Attack on Finland 2022 Movie Review
Thawed-out Finnish action thriller Attack on Finland dutifully follows the set of instructions that came in the box. It’s competently put together, but the constructed product is indistinguishable from anything else assembled from those same standardized directions.
Based on Ilkka Remes’ 2006 novel 6/12, it’s a relatively straightforward action flick in which the Finnish president and other state dignitaries are taken hostage by terrorists during a gala reception in Helsinki honoring the country’s independence day, December 6. The good guys include the EU Joint Police Operations security officer (Pääkkönen) assigned (inexplicably, given his rank) to negotiate the crisis, and his love interest/fellow operative (Blondell), who coincidentally finds herself among the detained guests while moonlighting as bodyguard to a prominent pro-NATO general (Gracic). Aside from the masked minions machine-gunning their way to obscurity, the bad guys include a Serbian war criminal’s morally conflicted son with major daddy issues (Gudnason, the best thing here – remember his slyly implacable turn as the Swedish tennis star in Borg vs. McEnroe?), and a ruthless Russian mobster in the business of money laundering and disinformation (Ulfsak). A repetition of narcotizing visual and aural cliches accompany the rote narrative: a sea of intently focused faces lit by dozens of computer screens in a darkened command center; a hopscotch of European locales identified in nondescript establishing shots; a pulsating score resembling a chugging locomotive leaving a train station. This is nothing like the absorbing Nordic noir of modern Scandinavian television and cinema. It more resembles good old-fashioned American mediocrity.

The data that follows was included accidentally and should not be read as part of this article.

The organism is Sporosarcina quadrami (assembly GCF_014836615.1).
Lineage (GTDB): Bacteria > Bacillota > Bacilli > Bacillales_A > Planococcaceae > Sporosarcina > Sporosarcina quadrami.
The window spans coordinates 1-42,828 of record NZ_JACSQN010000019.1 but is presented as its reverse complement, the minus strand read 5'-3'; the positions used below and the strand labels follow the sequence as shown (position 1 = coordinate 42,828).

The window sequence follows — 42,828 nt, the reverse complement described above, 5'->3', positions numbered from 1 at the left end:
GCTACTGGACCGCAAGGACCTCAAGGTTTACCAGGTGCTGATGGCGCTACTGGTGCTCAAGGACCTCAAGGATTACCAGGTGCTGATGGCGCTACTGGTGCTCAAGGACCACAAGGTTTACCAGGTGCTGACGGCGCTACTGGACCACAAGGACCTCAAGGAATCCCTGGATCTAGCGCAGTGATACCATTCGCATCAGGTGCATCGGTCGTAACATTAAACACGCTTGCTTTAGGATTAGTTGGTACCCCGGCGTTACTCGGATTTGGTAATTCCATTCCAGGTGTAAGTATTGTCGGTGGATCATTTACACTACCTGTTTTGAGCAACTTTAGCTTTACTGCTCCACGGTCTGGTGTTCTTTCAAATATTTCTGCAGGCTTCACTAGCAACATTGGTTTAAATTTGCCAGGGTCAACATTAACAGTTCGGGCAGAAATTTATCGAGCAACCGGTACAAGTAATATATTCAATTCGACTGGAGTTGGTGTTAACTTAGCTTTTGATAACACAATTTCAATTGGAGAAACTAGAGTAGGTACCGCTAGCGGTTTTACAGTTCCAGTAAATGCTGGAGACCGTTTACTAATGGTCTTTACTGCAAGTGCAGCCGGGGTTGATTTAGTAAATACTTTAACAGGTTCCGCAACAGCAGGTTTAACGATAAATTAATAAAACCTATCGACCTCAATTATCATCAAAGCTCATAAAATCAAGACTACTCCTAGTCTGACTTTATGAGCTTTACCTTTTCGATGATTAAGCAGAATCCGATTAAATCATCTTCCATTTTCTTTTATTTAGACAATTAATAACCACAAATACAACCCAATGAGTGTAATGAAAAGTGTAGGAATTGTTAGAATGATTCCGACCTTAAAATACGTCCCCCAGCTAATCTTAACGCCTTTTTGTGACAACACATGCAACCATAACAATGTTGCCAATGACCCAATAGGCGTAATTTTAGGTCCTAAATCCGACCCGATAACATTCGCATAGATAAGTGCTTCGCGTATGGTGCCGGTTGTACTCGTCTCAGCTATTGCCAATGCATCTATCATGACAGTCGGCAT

Attack on Finland (alternatively titled Omerta 6/12) was a troubled production, first gestating in development hell for over a decade and then experiencing some sticky issues after Louhimies replaced its original director, Antti Jokinen, early in the shoot. (A planned sequel and related six-part television series were scrapped once Jokinen left the project.) But the behind-the-scenes drama and subsequent fallout don’t explain why this movie plays it so uninterestingly safe. The serendipitous timing of its release, however, may provide a modicum of saving grace. The underlying political tensions between bordering Finland and Russia go back centuries, with the most recent manifestation of this friction being Finland’s formal application in May to join NATO in the wake of Russia’s invasion of the Ukraine. Here, the possibility of Finnish membership in the European bloc organization turns out to be a crucial element in the movie’s plotting, though it’s hardly revelatory in any dramatic sense. Still, dumb luck is better than no luck, and in the case of this cloned endeavor, it should take whatever luck comes its way.